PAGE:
From the interesting textures in the Ginwashi paper to the tactile nature of layering wax and watercolour, the watercolour batik process continues to fascinate me. It is like an intriguing mystery unfolding in front of me. I bring my patience, compassion and understanding to the challenges of building layers of transparent colour and wax. Choices need to be made about which colours will build on top of each other to express the feeling of the piece in progress. Equally important, are the decisions about which areas of colour to preserve with wax before another layer of colour is added. As the wax layers are applied the previous layers become more difficult to see and the painting process becomes more intuitive. When the final darks have been added the wax is ironed off. At that point I experience the excitement of finally seeing it clearly!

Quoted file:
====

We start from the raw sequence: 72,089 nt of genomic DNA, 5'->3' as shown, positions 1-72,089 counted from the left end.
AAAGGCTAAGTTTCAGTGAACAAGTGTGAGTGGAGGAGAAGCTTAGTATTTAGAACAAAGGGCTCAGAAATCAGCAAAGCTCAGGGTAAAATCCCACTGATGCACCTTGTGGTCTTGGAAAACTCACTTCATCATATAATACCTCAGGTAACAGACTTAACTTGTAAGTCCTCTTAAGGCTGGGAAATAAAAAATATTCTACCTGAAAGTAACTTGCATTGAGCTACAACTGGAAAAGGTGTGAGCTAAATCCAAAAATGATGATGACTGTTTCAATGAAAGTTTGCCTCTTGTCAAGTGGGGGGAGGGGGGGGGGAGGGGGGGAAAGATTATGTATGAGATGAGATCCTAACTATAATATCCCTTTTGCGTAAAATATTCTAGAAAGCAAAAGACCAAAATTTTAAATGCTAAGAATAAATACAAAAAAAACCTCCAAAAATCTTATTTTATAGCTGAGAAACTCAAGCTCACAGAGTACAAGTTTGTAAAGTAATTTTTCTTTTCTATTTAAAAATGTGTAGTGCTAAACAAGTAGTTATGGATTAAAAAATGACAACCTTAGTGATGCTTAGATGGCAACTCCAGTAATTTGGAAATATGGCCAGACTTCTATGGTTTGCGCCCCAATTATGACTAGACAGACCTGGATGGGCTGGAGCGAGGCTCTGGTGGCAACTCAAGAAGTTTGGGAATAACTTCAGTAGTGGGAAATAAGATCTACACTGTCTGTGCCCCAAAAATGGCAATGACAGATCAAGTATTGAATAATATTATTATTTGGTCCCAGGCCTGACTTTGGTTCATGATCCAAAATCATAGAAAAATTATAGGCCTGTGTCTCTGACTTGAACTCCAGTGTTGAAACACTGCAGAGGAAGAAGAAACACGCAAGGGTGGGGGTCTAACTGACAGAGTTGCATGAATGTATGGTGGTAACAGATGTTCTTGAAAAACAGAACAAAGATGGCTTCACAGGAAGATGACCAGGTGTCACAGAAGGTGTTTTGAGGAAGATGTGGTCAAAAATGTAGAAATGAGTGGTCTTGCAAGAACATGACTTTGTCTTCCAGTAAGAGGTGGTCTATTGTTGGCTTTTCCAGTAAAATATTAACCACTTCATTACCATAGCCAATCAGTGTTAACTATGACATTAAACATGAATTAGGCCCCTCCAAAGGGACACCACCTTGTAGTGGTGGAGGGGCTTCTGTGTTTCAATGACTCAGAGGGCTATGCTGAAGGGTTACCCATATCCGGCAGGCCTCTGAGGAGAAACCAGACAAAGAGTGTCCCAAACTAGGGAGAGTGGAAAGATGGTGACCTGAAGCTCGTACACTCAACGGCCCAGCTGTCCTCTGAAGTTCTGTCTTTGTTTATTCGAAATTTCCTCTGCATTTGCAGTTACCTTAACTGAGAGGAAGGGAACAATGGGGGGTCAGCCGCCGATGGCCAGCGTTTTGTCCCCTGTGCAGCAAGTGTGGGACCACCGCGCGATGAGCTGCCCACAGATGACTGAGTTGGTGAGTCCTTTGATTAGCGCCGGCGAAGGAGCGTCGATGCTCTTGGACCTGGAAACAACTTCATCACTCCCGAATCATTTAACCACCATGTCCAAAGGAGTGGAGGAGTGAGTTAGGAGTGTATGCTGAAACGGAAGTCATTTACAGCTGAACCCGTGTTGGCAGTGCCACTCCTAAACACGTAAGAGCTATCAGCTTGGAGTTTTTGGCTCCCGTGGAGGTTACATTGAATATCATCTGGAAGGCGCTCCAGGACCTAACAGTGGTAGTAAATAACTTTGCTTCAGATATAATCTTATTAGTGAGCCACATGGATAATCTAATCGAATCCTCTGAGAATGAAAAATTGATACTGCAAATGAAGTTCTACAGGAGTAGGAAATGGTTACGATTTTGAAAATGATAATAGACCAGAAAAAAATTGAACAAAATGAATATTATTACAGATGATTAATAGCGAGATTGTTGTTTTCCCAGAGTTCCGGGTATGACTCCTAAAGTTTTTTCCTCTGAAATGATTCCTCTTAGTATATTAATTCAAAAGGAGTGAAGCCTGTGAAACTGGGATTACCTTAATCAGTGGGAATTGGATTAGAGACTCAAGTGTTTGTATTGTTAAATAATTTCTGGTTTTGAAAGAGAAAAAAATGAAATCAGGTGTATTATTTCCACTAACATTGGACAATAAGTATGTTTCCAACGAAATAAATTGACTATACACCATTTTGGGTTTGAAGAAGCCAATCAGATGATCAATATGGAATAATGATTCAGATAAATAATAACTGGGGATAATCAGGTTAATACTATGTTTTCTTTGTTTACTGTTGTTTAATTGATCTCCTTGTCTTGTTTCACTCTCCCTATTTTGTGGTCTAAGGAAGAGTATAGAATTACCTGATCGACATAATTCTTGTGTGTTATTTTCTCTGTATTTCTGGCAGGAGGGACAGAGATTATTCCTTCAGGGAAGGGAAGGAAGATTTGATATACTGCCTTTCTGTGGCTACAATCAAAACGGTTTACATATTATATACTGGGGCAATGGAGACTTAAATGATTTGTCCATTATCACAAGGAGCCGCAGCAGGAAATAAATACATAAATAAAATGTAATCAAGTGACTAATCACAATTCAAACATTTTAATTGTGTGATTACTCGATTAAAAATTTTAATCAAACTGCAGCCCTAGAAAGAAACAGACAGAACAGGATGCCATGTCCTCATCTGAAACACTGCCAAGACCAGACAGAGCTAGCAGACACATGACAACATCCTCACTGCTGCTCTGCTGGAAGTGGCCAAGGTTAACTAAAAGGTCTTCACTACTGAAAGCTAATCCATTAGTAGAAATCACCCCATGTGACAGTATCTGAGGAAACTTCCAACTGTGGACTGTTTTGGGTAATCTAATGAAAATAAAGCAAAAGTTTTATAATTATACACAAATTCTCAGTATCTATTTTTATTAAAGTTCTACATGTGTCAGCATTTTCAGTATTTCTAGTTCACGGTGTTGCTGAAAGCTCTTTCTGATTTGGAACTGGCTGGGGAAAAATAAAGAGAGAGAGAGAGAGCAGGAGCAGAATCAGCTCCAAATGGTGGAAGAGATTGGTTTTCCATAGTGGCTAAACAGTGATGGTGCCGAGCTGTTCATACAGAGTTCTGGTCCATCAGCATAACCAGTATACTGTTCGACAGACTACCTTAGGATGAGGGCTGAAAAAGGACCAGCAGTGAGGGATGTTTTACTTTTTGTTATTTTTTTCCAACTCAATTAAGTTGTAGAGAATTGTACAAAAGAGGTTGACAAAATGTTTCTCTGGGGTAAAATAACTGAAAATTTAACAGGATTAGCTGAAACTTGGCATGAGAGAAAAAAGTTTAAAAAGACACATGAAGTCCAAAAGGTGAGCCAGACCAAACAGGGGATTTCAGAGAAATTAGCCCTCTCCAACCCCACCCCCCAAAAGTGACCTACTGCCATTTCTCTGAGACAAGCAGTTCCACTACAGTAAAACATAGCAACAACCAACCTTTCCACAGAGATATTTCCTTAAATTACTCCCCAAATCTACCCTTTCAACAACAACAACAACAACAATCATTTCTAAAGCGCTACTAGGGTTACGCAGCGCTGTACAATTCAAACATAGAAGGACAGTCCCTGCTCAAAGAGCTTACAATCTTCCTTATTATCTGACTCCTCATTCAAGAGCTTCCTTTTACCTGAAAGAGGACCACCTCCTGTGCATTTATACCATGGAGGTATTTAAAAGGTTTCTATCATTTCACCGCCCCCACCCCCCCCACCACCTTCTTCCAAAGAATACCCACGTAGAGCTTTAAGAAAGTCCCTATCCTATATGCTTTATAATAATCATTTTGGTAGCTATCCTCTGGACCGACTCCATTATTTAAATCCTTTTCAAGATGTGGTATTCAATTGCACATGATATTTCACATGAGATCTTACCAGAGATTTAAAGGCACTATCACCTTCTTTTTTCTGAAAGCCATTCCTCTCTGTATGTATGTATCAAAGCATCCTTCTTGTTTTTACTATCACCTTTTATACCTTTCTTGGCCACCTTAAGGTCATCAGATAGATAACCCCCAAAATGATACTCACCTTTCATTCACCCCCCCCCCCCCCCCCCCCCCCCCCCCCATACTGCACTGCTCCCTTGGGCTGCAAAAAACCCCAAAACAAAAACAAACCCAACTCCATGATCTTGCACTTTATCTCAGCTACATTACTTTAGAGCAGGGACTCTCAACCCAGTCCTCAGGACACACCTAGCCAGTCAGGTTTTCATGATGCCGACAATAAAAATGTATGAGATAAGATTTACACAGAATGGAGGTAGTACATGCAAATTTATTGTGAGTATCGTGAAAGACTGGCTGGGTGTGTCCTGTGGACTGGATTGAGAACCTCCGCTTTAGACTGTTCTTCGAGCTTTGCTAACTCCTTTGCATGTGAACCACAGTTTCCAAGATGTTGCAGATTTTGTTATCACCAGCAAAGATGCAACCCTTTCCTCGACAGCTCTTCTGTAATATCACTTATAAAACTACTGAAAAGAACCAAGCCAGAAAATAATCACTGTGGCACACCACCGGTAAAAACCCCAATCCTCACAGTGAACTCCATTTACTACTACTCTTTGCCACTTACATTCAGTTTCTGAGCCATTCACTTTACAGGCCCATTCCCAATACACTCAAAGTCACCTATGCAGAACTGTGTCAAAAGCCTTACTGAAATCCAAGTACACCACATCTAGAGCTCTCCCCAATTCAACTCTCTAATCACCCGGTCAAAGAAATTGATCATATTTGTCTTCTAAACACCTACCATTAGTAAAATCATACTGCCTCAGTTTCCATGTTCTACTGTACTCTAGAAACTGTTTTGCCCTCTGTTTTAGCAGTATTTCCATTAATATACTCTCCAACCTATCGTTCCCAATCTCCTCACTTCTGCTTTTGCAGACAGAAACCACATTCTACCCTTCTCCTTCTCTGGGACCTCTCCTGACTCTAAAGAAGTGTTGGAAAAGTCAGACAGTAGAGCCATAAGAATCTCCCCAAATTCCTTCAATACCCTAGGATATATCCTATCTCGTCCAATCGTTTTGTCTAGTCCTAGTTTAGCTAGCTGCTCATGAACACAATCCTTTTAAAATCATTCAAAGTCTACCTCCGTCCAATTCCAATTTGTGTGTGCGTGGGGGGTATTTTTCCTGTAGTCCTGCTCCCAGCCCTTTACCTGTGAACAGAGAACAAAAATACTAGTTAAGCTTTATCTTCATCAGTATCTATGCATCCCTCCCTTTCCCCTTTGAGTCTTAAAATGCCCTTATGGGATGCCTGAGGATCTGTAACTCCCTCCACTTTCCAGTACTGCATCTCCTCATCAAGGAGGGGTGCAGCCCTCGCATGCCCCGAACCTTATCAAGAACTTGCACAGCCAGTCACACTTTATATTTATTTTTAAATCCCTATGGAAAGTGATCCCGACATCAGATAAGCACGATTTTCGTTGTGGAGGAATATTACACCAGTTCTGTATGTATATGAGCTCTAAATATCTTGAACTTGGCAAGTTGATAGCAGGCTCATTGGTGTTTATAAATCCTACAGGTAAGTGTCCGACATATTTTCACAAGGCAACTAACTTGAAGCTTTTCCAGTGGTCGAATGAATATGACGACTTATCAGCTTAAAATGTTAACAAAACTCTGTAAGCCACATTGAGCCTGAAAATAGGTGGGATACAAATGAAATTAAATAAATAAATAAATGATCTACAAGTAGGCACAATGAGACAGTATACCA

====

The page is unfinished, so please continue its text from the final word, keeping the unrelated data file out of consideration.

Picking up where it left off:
Whether the subject is architectural or something from nature it is a reflection of me. I usually work from my own photographs but once I am working, the photo becomes less important and my choices come intuitively. The finished pieces have a quiet, intimate presence that fascinates viewers with their soft colours and rich textures.